No announcement yet.

Everything you ever wanted to know about Hiveships/Wraith.

  • Filter
  • Time
  • Show
Clear All
new posts

    Everything you ever wanted to know about Hiveships/Wraith.

    The following vast accumulation of text you're about to read is the fruit born of numerous discussions between myself and fellow GW member Mr. Oragahn. A lot of this information has appeared on this board before but a lot of it is also new. Rather than have everything spread out all over the place and/or see the same topics rehashed again thread after thread we felt that collecting everything into one thread like this would be of benfit to the tech forum here, and anyone who might have questions that have already been answered in the past.

    The goal of this thread is to provide an in depth description of each aspect of a Wraith hiveship, be it about its technology, life inside it or the command hierarchy. We'll also get into some bits and pieces of other Wraith tech and society as well but we felt it best to focus on the hiveship to start since it's the central point to Wraith society and we know more about it than we do anything else.

    We hope that this thread will serve as a sort of living encyclopedia that documents what we have come to know/believe about hiveships, and some other side bits of Wraith tech, as the series progresses. Participation and discussion of these topics is strongly encouraged. Despite this grand thread of hugeness we're not here to lecture anyone about the right or wrong way to look at this. It's a sci-fi show with a lot of contradicting ifnormation so there's bound to be some differences of opnion. This is good for everyone so long as discussion remains civil, logical, based on canon evidence and aimed at arriving at the most likely or reasonable conclusion as opposed to pushing some sort of pro or anti Wraith agenda.

    If you feel that some portion of what follows doesn't quite sound right to you by all means speak up and articulate why. We're interested in getting a discussion going and fairly confidant that we can justify every conclusion that's made here so if you want to hear more about why we concluded X or Y by all means ask. That said if your complaint is going to ring to the tune of "it's just a TV show" please post in another thread not in a forum dedicated to discussing the fictional science and tech of Stargate. Yes everyone knows it's just a fictional TV show and you're not scoring any sort of cool points by pointing that out to us foolish misguided nerds.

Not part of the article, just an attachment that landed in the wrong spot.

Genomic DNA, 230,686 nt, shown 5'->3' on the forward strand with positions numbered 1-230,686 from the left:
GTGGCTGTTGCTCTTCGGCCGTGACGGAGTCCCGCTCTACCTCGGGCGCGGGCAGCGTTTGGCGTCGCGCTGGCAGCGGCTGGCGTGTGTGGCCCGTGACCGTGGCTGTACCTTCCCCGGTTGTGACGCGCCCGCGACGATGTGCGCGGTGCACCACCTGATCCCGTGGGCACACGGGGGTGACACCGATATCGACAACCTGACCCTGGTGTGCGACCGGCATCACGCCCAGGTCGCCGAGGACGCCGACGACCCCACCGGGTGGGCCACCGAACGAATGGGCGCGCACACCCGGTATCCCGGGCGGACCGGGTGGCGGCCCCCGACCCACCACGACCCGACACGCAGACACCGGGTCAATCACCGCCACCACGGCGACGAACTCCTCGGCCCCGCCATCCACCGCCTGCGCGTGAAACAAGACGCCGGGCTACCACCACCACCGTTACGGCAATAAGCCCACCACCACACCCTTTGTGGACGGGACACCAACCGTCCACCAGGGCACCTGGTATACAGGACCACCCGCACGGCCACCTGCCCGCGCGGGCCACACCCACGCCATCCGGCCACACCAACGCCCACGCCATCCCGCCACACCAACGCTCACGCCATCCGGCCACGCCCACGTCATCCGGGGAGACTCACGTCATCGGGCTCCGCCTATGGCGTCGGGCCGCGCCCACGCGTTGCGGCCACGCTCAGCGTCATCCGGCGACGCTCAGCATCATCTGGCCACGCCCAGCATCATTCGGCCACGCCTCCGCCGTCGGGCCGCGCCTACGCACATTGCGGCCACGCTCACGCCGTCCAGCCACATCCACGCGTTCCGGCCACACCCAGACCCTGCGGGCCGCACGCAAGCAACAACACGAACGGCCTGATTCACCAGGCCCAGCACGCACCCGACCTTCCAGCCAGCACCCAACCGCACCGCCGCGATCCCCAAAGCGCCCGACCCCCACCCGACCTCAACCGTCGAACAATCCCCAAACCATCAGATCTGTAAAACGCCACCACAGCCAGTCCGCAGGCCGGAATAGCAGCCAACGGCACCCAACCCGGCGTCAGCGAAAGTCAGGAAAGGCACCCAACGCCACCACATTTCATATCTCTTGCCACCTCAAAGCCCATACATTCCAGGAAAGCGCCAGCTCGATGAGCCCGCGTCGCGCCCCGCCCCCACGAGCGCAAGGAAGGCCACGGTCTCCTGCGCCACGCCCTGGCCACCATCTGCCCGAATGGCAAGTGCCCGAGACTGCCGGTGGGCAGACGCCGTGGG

Ok on with the actual content.

    This is going to be divided up into a series of posts for organizational purposes. the idea is these posts will be edited when new information comes out, someone raises a point that merits changing something, or we all get sick of the font style. There's also going to be a few blank posts at the end of the series I'm about to post. DO NOT BE ALARMED, these are simply there to give space for future information that may need to be added to the main collection at the front as the thread grows. The reasoning behind this should be obvious. People who come to this thread looking for information would rather not have to read how ever many pages when they could instead just read everything condnsed cleanly into the first few posts.

    With that said lets get this show rolling.

    Global description

    The Wraith hiveship is one of the most impressive spaceships seen thus far.
    This giant craft fills both the roles of a warship and a colony. As such, it houses large numbers of Wraith, and holds large quantities of Darts, the Wraith's fighters, as well as an unknown quantity of other craft such as probes and scoutships.


    The ship looks like a rounded dagger, lenghty and rather flat considering the size ratios.

    Lenght: 10,983.04 m
    Width: 7,906.33 m
    Height: 1,291.39 m

    The sheer size of a hiveship makes it several times bigger than Atlantis.

    A hiveship literally dwarfing the Daedalus.

    Measurements from Allies (1, 2) based on Daedalus' dimensions displayed there.

    Life support

    The artificial atmosphere is recycled and distributed across the entirety of the ship by one main control system located in a room.
    There, CO2 is purified into breathable air. The Wraith do appear to share similar needs to ours.
    That room is located within the main bulk, between the two arms protruding on each side of the ship. The system itself is slightly off-axis on the right.

    Location of the air processor central chamber.

    As a necessity to the way of life the Wraith have been following for millenia since their victory against the Lanteans, they devised statis pods for hibernation between each cullings. Those specialized systems are embeded in the walls and roofs of dedicated rooms, and each one of them houses one Wraith specimen.